The Undergraduate Experience
For most of its existence History has been one of the largest undergraduate teaching departments at Lancaster. In recent years the quality of our student intake as measured by A-level grades has increased significantly, and we have progressively raised our entry requirements. There is a vibrant undergraduate History Society. Despite our size, we have maintained a deserved reputation for a ‘personal touch’. Our students find the Department a friendly and helpful environment and invariably rate their courses and teachers highly in questionnaires. It says much for our commitment to our students that since 1991 nine of the University’s Pilkington Awards for excellence in teaching have gone to History staff, several of whom have also won national teaching awards.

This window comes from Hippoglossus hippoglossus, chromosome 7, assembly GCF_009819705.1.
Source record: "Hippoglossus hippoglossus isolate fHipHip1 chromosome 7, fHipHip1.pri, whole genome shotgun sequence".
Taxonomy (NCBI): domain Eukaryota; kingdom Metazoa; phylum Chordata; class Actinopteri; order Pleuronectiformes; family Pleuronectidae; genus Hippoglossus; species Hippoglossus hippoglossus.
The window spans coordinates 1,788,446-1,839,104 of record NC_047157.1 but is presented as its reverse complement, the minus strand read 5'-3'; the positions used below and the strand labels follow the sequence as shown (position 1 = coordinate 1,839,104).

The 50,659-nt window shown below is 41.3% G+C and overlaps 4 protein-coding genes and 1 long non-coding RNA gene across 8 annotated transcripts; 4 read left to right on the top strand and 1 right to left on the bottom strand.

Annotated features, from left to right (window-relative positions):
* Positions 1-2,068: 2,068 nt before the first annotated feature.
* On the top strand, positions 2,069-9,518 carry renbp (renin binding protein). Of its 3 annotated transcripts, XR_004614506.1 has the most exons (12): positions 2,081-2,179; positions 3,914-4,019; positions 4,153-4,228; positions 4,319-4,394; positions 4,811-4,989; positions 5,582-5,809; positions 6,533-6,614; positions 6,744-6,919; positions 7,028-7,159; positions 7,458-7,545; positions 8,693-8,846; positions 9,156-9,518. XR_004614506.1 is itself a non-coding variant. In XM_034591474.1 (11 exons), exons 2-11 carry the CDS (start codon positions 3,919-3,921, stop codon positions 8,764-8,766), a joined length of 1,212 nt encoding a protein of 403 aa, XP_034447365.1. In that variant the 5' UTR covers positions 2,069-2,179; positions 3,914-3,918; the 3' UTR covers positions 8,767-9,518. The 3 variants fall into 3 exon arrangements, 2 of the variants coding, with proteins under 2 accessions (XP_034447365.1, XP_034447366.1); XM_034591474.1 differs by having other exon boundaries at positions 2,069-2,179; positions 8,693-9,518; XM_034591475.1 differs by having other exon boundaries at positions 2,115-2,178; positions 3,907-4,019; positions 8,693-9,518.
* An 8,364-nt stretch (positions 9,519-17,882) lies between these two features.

We have recently reorganized our undergraduate syllabus in order to make a good product even better. We have introduced a new Part I course and redesigned our Part II menu to expand the range of student choices and make optimal use of staff members’ expertise. The new Part I, From the Medieval to the Modern: History and Historians, involves most academic staff in the Department and is designed to introduce students to a wide range of periods, themes, debates, and sources. Part II is built around an array of more specialized one-term half-units covering a very broad span of periods and topics, a year-long Special Subject designed for intensive work with primary sources, and a 10,000-word Dissertation on a topic of the student’s (supervised!) individual choice. All of our undergraduate modules are excellently supported by course websites accessible only to Lancaster University students.